Cameron: I think the series of comments point out two really critical factors. The last one I think is the most important, and that is there is no such thing as an IT investment, with the sole exception of some pure infrastructure cost-saving kinds of things. The justification or the rationalization has to be a complete view, meaning the business and the IT parts. There is no such thing as a standalone IT business investment. The second is that the mechanism, whatever it is, that goes to [the] justification of an investment has to be one that sits with the overall business operation, meaning if ROI or MPV or EVA or whatever is used for business investments, that should be whats used for IT. The flip side, which is frequently the case, is that IT is held to criteria that the rest of the business isnt held to. So, if IT is asked to do ROI and the rest of the firm isnt, then CIOs feel like theyve run against the wall.

CIO Insight: Id like to get back to that, Bobby, but let me get Tom Murphy on the phone. Tom, you told me that ROI has to be very closely connected to alignment as well. Could you comment?
Thomas H. Murphy: Well, I agree with Denise and Bobby, and our approach at Royal Caribbean is [that] we have a very clear business strategy that Ive actually coauthored, and we have then aligned the IT strategy to support all of those business elements. Weve laid out a $200 million investment called Jumpstart that has been approved at the board level with no ROI.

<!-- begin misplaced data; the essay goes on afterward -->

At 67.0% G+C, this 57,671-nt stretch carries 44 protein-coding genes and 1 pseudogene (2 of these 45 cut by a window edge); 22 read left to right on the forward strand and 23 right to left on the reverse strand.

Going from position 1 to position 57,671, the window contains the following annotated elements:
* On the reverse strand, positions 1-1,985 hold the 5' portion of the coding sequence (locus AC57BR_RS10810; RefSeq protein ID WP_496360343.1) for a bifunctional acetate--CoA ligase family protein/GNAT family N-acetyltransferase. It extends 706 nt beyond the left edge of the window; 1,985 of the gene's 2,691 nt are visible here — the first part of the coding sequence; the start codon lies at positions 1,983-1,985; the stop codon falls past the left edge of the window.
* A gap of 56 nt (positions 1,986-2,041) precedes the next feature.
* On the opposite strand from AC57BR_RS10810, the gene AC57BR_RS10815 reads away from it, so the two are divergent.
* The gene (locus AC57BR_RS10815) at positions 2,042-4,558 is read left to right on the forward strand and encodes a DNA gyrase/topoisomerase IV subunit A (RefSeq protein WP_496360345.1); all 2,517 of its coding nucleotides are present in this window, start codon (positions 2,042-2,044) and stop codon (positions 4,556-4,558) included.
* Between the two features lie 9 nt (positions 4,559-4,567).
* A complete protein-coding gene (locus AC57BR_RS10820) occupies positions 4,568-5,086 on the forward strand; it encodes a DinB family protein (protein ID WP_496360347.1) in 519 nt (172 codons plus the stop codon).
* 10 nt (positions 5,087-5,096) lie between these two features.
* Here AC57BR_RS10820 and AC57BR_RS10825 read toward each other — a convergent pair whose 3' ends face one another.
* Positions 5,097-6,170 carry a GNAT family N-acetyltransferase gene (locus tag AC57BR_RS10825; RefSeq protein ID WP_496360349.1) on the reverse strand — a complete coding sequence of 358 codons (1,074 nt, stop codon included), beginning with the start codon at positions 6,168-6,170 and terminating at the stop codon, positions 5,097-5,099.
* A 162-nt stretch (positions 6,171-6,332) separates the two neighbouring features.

CIO Insight: What is Jumpstart?
Murphy: Jumpstart is our core business systems rewrite over the next three years. There are elements of employee, guest and supply chain to all of those, and we have component projects that make up that investment, and that is aligned exactly with the strategy that the business has put forward. In fact, the board has accepted that the business cannot achieve their strategies if we do not execute these IT projects that are really business projects.
But each of those projects, as they come up, are prioritized by the business and justified by the business for their value. In some cases those [justifications] are very ROI-driven, but in most cases theyre strategic or fit into this jumpstart model. They still have to go through an approval process, but ROI is not the sole measure. There are many measures of that and, again, it aligns very neatly with the strategy thats been laid out for the next three to five years by the business.
Next Page: ROI is a "subjective measurement."